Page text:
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The drawings, though difficult to date scientifically, match the style of Paleolithic drawings of 8,000 to 10,000 years ago.

Oldest Paleolithic Rock Art in Siberia May Be More Ancient than Previously Believed

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There is something in the soul of humans that inspires us to create. Evidence of this creative impulse going back to 8,000 or  even 10,000 years is found in Siberia in the form of drawings of horses and bison scratched into rocks.

The petroglyphs were previously thought to be much younger but may now be understood as the oldest in Siberia, researchers say. Researchers are also trying to determine if the ancient artists used stone or metal tools to etch the rocks, but so far the mineral debris in the grooves of the drawings suggests stone implements.

Archaeologists are also hoping to find Paleolithic settlements or camps—traces of the people who left these drawings carved in stone. So far, who they were is entirely unknown.

The drawings are at a site on the Ukok plateau on the Russian-Mongolian border near Kazakhstan where there is a modern tungsten-molybdenum mine, the Kalgutinskoye. There are more recent petroglyphs at the site. Researchers have run into problems in dating the Paleolithic-style drawings. But French researchers who studied the petroglyphs agree: They are even more ancient than previously believed, reports Siberian Times.

Speaking to Siberian Times, an archaeologist specializing in Siberia, Dr. Lidia Zotkina, said:

'We had already worked with this site, but this year was the first stage of an international joint project with our colleagues from France. Between 1 and 25 July, we worked on the plateau and now can share some preliminary results. We believe that we managed to prove that the petroglyphs were made in the Paleolithic era - and are the most ancient in Siberia. When the French archaeologists first arrived on the Ukok plateau and saw the petroglyphs they said: “If we had found them somewhere in France, we would not doubt they are Paleolithic, but here, in Siberia, we need to prove it.”'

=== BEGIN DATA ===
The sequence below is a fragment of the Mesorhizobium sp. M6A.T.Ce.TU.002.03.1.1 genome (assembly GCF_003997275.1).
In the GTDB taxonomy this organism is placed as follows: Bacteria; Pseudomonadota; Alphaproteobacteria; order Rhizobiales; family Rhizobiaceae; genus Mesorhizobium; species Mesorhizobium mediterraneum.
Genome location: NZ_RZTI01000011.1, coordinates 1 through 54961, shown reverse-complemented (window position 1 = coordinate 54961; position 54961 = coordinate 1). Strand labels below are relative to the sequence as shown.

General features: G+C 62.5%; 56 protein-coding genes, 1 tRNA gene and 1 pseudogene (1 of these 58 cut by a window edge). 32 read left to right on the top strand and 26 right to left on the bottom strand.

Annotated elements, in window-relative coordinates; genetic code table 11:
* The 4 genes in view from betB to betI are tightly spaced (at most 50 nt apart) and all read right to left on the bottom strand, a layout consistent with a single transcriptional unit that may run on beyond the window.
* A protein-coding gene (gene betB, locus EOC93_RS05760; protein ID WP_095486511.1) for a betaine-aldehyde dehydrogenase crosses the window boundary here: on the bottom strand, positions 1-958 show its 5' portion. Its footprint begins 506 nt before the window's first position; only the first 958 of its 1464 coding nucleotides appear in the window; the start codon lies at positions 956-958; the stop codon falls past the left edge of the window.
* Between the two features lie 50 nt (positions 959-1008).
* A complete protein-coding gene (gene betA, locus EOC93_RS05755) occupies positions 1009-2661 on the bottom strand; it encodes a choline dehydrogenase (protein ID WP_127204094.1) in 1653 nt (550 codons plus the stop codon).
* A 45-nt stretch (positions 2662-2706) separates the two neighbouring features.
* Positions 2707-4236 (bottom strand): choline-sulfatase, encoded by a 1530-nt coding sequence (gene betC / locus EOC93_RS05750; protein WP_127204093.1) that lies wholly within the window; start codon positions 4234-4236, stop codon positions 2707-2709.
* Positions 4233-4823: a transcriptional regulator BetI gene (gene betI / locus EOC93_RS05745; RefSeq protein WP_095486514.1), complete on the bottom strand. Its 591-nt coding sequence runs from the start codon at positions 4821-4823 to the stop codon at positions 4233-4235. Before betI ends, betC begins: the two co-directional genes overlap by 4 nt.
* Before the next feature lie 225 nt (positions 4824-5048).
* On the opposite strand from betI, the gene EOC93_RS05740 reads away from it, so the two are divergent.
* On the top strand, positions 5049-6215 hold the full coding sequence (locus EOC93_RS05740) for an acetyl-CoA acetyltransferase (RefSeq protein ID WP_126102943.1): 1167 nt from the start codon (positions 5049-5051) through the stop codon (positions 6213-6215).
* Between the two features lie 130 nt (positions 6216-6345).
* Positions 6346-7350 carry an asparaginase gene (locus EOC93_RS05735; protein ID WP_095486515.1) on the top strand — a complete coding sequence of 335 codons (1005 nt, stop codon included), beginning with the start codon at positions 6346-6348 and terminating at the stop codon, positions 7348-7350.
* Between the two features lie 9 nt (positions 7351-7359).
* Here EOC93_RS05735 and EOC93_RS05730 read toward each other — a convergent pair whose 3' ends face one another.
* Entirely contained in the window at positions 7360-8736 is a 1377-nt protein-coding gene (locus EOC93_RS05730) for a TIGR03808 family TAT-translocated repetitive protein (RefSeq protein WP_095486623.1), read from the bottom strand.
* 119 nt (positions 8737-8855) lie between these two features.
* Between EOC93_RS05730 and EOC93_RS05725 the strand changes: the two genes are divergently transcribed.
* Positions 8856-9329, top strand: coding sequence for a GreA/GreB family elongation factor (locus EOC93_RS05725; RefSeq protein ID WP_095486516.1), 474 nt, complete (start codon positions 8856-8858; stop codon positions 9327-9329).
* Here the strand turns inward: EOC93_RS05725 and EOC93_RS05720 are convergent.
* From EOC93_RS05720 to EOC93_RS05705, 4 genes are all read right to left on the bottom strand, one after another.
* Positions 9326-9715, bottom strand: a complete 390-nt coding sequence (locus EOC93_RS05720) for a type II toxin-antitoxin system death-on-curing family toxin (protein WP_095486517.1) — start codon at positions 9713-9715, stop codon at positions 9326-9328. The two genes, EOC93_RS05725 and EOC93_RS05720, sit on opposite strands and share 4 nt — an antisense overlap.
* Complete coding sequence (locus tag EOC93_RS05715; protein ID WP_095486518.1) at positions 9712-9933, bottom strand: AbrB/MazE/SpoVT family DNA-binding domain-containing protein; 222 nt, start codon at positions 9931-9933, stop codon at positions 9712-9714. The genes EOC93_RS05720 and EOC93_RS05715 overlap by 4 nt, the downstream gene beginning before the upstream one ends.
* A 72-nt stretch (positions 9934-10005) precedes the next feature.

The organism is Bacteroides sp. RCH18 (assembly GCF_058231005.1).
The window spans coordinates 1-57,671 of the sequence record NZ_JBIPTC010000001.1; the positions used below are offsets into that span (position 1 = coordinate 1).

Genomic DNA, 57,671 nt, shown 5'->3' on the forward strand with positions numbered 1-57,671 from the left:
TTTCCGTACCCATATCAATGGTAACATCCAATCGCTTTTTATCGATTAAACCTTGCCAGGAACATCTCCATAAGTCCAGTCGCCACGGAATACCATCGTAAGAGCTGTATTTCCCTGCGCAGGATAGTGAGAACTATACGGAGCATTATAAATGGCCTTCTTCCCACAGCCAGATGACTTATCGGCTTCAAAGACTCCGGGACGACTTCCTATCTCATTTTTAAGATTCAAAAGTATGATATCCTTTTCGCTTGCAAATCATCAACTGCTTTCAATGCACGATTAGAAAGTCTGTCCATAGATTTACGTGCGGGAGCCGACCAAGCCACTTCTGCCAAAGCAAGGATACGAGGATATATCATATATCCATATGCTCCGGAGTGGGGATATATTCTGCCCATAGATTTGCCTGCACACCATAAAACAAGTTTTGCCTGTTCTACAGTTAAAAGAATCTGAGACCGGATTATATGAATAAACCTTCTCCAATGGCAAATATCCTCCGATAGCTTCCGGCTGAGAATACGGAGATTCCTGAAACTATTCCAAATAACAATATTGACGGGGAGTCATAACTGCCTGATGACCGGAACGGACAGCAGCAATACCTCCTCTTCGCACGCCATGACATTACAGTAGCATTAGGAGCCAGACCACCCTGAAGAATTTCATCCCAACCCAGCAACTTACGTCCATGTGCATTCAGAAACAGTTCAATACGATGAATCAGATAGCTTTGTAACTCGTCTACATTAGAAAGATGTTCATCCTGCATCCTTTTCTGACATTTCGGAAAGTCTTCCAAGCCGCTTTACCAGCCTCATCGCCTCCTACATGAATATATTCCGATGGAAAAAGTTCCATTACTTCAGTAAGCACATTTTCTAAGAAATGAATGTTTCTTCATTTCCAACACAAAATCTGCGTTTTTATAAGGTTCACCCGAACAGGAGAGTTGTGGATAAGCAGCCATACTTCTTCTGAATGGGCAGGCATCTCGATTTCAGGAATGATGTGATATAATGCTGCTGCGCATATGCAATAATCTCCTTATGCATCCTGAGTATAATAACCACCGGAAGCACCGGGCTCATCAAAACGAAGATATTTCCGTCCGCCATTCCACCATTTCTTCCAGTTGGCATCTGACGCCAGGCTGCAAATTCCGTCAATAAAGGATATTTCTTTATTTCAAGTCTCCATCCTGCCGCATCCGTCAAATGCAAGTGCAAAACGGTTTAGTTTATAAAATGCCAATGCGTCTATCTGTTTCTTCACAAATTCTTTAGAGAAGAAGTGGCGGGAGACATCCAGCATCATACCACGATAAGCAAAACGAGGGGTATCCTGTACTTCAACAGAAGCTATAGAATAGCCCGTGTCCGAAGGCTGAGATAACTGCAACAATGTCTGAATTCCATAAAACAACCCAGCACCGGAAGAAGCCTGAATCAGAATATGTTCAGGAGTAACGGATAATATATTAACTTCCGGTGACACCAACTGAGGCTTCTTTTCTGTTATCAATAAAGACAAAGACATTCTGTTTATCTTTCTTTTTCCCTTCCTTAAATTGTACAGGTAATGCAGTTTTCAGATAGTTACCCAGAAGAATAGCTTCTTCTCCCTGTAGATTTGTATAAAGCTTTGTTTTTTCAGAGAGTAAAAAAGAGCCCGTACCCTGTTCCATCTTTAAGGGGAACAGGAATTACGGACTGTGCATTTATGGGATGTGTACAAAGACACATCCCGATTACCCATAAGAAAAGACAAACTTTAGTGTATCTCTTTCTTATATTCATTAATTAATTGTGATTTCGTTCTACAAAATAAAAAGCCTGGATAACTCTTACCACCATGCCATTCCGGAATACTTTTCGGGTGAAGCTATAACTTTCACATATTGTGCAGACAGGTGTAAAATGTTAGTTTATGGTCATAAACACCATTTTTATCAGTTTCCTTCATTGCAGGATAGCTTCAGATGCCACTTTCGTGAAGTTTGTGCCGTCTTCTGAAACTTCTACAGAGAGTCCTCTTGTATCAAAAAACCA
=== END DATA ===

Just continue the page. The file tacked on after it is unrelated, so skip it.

The prehistoric people who drew the petroglyphs etched them onto glacier-polished rhyolite on horizontal planes. Rhyolite is a volcanic rock. The windy conditions on the Ukok plateau prevent scientists from obtaining a clear stratigraphy, or geological dating , of the rocks upon which the glyphs are drawn. Archaeologists also cannot use the usual archaeological methods of dating the drawings and will need to come up with new or innovative methods to determine how old they are.

Petroglyphs have been found in other areas of Siberia, such as these at Mount Baga-Zarya, Buryatia

Petroglyphs have been found in other areas of Siberia, such as these at Mount Baga-Zarya, Buryatia (Photo by Аркадий Зарубин/Wikimedia Commons)

“This year we worked with geomorphologists—their main task was to determine when the glaciers left this site—and specialists in trace analysis,” Dr. Zotkina said. “According to the preliminary data, the glacier retreated as early as between 8,000 and 10,000 years ago. So that is when ancient people could access this place and create the petroglyphs.”

Siberian Times asked Dr. Zotkina who made the petroglyphs: “Some big Paleolithic sites where people must have lived were not found yet. The climate on Ukok does not help to preserve such sites, so we do not know who could make these petroglyphs, if it is correct that they are Paleolithic. But I think that it is a matter of the time. Sooner or later Paleolithic sites will be found and we will get more information about the people who could engrave these images.”

The Ukok Plateau also made the news last year  with the famous Siberian Ice Maiden, whose reburial finally took place after years of requests. The Ice Maiden, also known as the Princess of Ukok, was put on display after she was discovered in 1993, drawing attention for the elaborate tattoos covering her body. However, many believed that it was indecent to expose her  naked  form to the public. That reasoning, combined with the increased flooding and earthquakes in the Altay region, created a strong desire to put her spirit to rest.

Featured Image: The drawings, though difficult to date scientifically, match the style of Paleolithic drawings of 8,000 to 10,000 years ago. (Photo by Lidia Zotkina)

By Mark Miller

Mark Miller's picture


Mark Miller has a Bachelor of Arts in journalism and is a former newspaper and magazine writer and copy editor who's long been interested in anthropology, mythology and ancient history. His hobbies are writing and drawing.

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